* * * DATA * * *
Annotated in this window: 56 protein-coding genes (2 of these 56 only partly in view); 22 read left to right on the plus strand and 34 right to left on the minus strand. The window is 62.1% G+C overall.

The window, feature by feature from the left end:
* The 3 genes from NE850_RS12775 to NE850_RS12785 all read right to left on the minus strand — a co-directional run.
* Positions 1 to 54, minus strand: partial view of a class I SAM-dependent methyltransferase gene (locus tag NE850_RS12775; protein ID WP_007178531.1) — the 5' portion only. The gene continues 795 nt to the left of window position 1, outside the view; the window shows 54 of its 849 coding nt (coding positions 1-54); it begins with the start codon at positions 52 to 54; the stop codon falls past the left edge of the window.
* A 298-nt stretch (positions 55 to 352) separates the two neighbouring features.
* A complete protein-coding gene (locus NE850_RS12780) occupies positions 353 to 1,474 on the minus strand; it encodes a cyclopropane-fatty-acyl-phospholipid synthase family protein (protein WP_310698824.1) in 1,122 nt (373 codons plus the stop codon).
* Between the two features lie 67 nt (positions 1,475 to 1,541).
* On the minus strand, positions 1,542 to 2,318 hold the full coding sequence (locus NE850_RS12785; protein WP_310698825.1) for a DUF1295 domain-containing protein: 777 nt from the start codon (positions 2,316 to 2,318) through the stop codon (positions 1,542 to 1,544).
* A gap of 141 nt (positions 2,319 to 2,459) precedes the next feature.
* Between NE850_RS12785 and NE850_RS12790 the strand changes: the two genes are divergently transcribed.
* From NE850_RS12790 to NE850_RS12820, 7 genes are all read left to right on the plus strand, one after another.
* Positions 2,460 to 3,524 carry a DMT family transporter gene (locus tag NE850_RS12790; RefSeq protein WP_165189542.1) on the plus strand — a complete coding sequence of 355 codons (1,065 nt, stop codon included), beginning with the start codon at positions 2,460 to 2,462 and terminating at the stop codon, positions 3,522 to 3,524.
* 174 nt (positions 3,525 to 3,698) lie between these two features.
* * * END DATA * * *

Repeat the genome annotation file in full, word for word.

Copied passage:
Annotated in this window: 56 protein-coding genes (2 of these 56 only partly in view); 22 read left to right on the plus strand and 34 right to left on the minus strand. The window is 62.1% G+C overall.

The window, feature by feature from the left end:
* The 3 genes from NE850_RS12775 to NE850_RS12785 all read right to left on the minus strand — a co-directional run.
* Positions 1 to 54, minus strand: partial view of a class I SAM-dependent methyltransferase gene (locus tag NE850_RS12775; protein ID WP_007178531.1) — the 5' portion only. The gene continues 795 nt to the left of window position 1, outside the view; the window shows 54 of its 849 coding nt (coding positions 1-54); it begins with the start codon at positions 52 to 54; the stop codon falls past the left edge of the window.
* A 298-nt stretch (positions 55 to 352) separates the two neighbouring features.
* A complete protein-coding gene (locus NE850_RS12780) occupies positions 353 to 1,474 on the minus strand; it encodes a cyclopropane-fatty-acyl-phospholipid synthase family protein (protein WP_310698824.1) in 1,122 nt (373 codons plus the stop codon).
* Between the two features lie 67 nt (positions 1,475 to 1,541).
* On the minus strand, positions 1,542 to 2,318 hold the full coding sequence (locus NE850_RS12785; protein WP_310698825.1) for a DUF1295 domain-containing protein: 777 nt from the start codon (positions 2,316 to 2,318) through the stop codon (positions 1,542 to 1,544).
* A gap of 141 nt (positions 2,319 to 2,459) precedes the next feature.
* Between NE850_RS12785 and NE850_RS12790 the strand changes: the two genes are divergently transcribed.
* From NE850_RS12790 to NE850_RS12820, 7 genes are all read left to right on the plus strand, one after another.
* Positions 2,460 to 3,524 carry a DMT family transporter gene (locus tag NE850_RS12790; RefSeq protein WP_165189542.1) on the plus strand — a complete coding sequence of 355 codons (1,065 nt, stop codon included), beginning with the start codon at positions 2,460 to 2,462 and terminating at the stop codon, positions 3,522 to 3,524.
* 174 nt (positions 3,525 to 3,698) lie between these two features.